Side A: Geauga Lake, a scenic destination for visitors to northeast Ohio, was initially named “Giles Pond” after settler Sullivan Giles (1809-1880). In 1856, the predecessor of the Erie Railroad stopped at “Pond Station,” spurring the area’s growth. In the 1880s, locals established picnic grounds, a dance hall, and other facilities for those seeking a country getaway. Picnic Lake Park, later Geauga Lake Park, opened in 1887 and thereafter offered rides, a roller rink, photo gallery, billiard hall and bowling alley, among other attractions. In 1888, the Kent House hotel opened on the southeast side of the lake. In the century that followed, more attractions were added, including SeaWorld of Ohio, and the park expanded. In 2007, the melodic sounds of the carousel and the echoing screams from the “Big Dipper” roller coaster ceased when the park closed. (Continued on other side)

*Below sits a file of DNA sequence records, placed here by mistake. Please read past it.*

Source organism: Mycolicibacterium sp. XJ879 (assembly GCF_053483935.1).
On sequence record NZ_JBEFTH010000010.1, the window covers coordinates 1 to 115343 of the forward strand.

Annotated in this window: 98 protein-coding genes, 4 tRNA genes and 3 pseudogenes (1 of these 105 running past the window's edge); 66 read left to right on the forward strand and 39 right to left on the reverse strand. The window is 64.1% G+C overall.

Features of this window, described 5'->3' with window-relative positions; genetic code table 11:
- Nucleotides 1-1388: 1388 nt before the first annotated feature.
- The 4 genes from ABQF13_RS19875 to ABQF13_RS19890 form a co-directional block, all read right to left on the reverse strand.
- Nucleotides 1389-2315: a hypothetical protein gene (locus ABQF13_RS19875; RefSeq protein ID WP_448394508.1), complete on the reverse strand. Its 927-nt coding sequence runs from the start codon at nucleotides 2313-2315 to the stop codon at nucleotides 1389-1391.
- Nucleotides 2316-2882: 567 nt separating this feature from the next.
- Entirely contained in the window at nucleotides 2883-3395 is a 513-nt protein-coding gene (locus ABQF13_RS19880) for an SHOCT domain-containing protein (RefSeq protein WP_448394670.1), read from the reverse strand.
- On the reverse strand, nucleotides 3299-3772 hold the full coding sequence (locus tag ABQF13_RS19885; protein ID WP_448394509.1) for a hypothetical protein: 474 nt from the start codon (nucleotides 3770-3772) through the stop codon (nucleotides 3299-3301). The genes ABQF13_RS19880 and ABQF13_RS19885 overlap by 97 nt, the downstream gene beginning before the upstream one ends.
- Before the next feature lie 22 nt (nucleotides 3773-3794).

Side B: (Continued from other side) Geauga Lake began as a cluster of summer cottages occupied by vacationers to Giles Pond. Residential growth began in earnest with the formation of two allotment companies: the Geauga Lake Orchard Company (1915) and the Western Reserve Land Company (1920). In 1921, the Geauga Lake Improvement Association (GLIA) was chartered to protect the residents’ access to the lake. During Prohibition, this rural setting was the site of speakeasies and dancehalls such as the Magnolia Club. Because of gas rationing during World War II, the GLIA’s lakeside clubhouse doubled as a church, with services offered by Reverend J.R. Hutcherson (1905-1996). The postwar era housing shortage and improvements in transportation brought a transition to the community with year-round housing. As of 2017, the GLIA continues to be the guardian of the adjacent area.